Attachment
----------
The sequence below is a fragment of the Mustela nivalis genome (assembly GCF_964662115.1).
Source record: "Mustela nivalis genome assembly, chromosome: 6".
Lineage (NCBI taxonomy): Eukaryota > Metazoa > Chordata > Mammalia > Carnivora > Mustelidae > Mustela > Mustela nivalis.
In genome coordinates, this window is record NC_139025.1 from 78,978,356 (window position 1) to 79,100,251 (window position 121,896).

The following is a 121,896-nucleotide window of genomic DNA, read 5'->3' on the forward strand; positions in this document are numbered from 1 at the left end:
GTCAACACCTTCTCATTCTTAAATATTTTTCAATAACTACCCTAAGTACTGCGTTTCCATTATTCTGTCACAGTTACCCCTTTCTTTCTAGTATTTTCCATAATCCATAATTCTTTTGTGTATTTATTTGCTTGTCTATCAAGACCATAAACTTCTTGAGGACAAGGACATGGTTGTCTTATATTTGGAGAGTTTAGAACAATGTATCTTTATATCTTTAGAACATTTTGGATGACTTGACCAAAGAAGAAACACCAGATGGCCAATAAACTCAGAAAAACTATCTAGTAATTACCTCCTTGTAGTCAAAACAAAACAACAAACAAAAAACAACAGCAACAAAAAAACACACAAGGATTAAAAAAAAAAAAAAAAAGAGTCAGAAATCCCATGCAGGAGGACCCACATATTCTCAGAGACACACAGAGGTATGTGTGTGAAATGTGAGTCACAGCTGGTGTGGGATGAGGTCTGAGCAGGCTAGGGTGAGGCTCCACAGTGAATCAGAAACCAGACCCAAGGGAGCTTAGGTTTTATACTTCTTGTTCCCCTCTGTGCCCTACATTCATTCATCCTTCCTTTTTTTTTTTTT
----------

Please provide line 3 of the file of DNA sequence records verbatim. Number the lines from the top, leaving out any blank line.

Lineage (NCBI taxonomy): Eukaryota > Metazoa > Chordata > Mammalia > Carnivora > Mustelidae > Mustela > Mustela nivalis.